I’ve been told a lot of things about my love of Harry Potter
That I’m obsessed.
That it’s an addiction.
That I’m a nerd, a geek.
That I have a problem.
I’ve also gotten a lot of rolled eyes and sighs and maybe-if-we-ignore-it-it’ll-go-away kinds of looks.
Maybe it’s all true. I embrace it. No one can make me feel bad about my time with Harry Potter. No one can make the last ten years less than they were–and they can’t make the coming years less either. I’ve had experiences I’ll never forget. I’ve made friends I’ll always cherish, even if we’ve grown apart. I’ve met the most amazing people and learned the most uplifting things, all thanks to this fandom.
Thanks to Harry Potter, I found myself when I didn’t even know I was missing. I embraced my inherent nerdiness–the very nerdiness I’d tried to hide–and ran with it. I learned it’s okay to be a know-it-all or a goofball or feel lost. These characters taught me how important it is to be myself and to stand up for what I believe in. Harry Potter taught me how to use my voice to speak for those who can’t. It taught me that anything can be done if it’s worth fighting for. It taught me that it’s okay to be scared or unsure in the face of adversity, as long as you face it head-on anyway.
No one can take away the moments I’ve had over the last decade. Even though it’s over, it’s not really over. Those memories will always live on. The midnight book releases and midnight premieres, staying up all night to read, making t-shirts and donning costumes, entertaining at the movie theatre, waiting anxiously for the next Mugglecast, solving Jo’s scavanger hunts for announcements, RPGs and fan sites, wizard rock, speculations and theories, debating to the death over every miniscule clue or theory or passing reference, Muggelcast Fan Chat late into the night, HPA Livestreams and Skype chats and team meetings, counting down the days and dreading the end. Dying Emmy’s hair blue, cheering with every other fan when Hermione punched Draco, house cup competitions and trivia contests, immediately bonding with someone because they’re a fellow fan, inside jokes like *confetti* or “delusional” or “HE SAID IRKED”, hearing Caitlin scream “not again” in the middle of the Prisoner of Azkaban movie, feeling like this world we read about is read if only we could get to Platform 9 3/4, waiting for cast announcements and theme park announcements, suffering through Post-Potter Depression. Together.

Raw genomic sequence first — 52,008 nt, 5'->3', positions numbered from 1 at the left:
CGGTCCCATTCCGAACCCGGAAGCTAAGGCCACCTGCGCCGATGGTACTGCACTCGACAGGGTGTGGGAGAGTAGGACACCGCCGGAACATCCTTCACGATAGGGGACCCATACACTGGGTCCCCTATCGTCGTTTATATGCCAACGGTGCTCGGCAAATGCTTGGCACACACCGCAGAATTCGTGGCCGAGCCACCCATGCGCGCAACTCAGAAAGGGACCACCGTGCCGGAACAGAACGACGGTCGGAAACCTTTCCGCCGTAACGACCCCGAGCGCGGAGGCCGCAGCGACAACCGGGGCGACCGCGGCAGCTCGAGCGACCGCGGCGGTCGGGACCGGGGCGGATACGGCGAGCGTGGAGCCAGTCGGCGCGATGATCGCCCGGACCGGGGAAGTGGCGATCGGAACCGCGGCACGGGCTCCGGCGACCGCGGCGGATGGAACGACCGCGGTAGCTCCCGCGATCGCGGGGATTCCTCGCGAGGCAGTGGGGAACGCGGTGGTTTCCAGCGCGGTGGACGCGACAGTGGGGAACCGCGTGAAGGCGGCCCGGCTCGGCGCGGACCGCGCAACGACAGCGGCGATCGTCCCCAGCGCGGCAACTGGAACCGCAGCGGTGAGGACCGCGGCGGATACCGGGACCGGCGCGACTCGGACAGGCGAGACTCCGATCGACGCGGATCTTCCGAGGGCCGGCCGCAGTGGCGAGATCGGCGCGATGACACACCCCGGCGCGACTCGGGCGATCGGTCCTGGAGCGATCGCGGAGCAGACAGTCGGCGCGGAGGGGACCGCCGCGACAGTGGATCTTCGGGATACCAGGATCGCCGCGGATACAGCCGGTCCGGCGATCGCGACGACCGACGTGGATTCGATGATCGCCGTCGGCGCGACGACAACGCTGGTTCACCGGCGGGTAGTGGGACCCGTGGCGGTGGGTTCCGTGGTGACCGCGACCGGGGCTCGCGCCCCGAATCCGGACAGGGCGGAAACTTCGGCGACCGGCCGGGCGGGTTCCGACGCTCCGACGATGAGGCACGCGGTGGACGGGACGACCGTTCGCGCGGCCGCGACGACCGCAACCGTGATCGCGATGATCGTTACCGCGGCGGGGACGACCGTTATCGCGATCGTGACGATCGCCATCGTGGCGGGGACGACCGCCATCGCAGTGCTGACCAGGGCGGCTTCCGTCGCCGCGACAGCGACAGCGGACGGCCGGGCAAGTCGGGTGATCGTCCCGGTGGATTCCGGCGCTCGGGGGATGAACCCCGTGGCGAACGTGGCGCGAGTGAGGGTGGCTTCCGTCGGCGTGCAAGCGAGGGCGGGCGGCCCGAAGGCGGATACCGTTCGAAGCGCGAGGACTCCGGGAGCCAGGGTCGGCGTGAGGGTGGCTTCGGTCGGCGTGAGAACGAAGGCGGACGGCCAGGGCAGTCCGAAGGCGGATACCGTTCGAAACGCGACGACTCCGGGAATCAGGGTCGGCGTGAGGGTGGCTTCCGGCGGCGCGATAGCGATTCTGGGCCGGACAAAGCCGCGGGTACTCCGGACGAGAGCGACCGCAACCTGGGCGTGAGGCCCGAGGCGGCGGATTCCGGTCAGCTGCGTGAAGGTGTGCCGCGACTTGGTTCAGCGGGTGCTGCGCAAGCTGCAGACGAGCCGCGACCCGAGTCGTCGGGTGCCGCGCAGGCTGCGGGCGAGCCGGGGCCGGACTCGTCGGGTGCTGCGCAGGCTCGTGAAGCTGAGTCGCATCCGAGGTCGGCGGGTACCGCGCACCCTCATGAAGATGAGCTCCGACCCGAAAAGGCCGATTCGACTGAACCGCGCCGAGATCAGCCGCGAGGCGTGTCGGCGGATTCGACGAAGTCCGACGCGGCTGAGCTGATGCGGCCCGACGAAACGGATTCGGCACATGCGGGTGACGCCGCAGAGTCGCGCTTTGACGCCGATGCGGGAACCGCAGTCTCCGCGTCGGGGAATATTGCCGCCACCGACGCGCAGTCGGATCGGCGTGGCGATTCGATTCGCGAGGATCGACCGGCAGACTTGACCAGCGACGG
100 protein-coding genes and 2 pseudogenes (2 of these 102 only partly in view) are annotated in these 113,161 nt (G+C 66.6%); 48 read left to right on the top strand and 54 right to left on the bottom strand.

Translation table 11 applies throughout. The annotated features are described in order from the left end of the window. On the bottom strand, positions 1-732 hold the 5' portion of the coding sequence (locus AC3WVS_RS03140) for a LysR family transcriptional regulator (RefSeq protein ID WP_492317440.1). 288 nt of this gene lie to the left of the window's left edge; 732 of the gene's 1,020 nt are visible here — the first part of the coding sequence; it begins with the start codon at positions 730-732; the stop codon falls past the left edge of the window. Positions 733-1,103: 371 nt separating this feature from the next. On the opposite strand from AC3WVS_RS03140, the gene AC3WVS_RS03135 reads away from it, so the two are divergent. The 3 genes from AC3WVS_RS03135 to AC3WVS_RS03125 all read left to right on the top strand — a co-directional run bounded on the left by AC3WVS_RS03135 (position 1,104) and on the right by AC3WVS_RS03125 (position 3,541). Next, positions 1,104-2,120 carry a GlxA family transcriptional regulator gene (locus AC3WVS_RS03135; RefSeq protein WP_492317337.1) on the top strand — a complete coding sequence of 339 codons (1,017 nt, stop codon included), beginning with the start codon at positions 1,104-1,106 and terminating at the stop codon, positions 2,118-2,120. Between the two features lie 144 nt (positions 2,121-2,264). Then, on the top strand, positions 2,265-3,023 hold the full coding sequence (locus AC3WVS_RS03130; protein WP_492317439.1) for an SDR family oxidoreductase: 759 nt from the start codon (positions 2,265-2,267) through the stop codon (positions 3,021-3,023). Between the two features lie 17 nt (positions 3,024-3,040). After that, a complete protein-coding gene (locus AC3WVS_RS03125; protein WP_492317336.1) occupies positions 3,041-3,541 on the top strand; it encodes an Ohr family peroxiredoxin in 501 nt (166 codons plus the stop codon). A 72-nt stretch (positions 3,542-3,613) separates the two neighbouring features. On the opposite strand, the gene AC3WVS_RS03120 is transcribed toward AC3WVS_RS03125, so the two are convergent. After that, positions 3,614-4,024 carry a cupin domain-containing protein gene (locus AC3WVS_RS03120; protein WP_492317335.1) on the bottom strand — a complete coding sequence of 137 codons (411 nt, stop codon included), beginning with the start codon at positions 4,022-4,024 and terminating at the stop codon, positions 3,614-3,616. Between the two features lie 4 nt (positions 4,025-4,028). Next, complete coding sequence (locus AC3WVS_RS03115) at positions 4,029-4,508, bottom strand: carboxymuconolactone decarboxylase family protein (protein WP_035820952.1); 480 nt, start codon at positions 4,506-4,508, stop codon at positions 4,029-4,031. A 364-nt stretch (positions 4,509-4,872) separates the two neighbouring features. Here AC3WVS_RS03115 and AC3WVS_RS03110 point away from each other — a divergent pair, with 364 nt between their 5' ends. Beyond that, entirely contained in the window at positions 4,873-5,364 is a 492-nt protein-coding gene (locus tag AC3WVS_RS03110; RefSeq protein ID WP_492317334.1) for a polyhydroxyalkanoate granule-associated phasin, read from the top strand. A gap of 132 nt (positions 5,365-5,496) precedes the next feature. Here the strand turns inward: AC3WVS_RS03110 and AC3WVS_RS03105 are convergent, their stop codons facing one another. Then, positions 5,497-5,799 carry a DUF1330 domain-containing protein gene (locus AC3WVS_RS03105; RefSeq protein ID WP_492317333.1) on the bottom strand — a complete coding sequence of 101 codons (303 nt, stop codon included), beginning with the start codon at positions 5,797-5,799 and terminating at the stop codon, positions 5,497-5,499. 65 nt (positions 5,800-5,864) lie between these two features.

Knowing that, even though it’s the end, it’s not over.
The fandom will change. It will get a little quieter. The anticipation will be gone, but the fandom is going nowhere. Those of us who grew up with Harry will grow up too. Perhaps have children of our own. And one day, those children will ask about those seven well-loved books on the shelf and we’ll take them down and open them up and pass the magic on to the next generation. We’ll get to watch them discover Harry Potter for themselves and fret over the next chapter and we’ll smile and remember. We’ll remember the lessons and the people and the events. We’ll remember that anticipation and those friendships.
When that time comes, when I’m passing Harry on to my future children, I know I’ll smile. I’ll remember vividly the thirteen-year-old girl with the insanely curly hair who skeptically opening this book called Sorcerer’s Stone while sitting in her middle school library. That could could never have imagined the impact that book would have.
So, from the bottom of my heart I have to thank you. Thank you to all the friends I made in this fandom and the friends I’ve yet to meet. Thank you to the fan sites and the podcasts that made me think and laugh and helped me fight away the boredom.
Thank you to Harry, Ron, and Hermione for showing me there are things worth fighting for.
And thank you, JK Rowling, for creating this world for us, that became more than even you probably imagined.
“Of course it’s happening inside your head…but why on earth should that mean it is not real?
–Dumbledore, Deathly Hallows UK pg 792–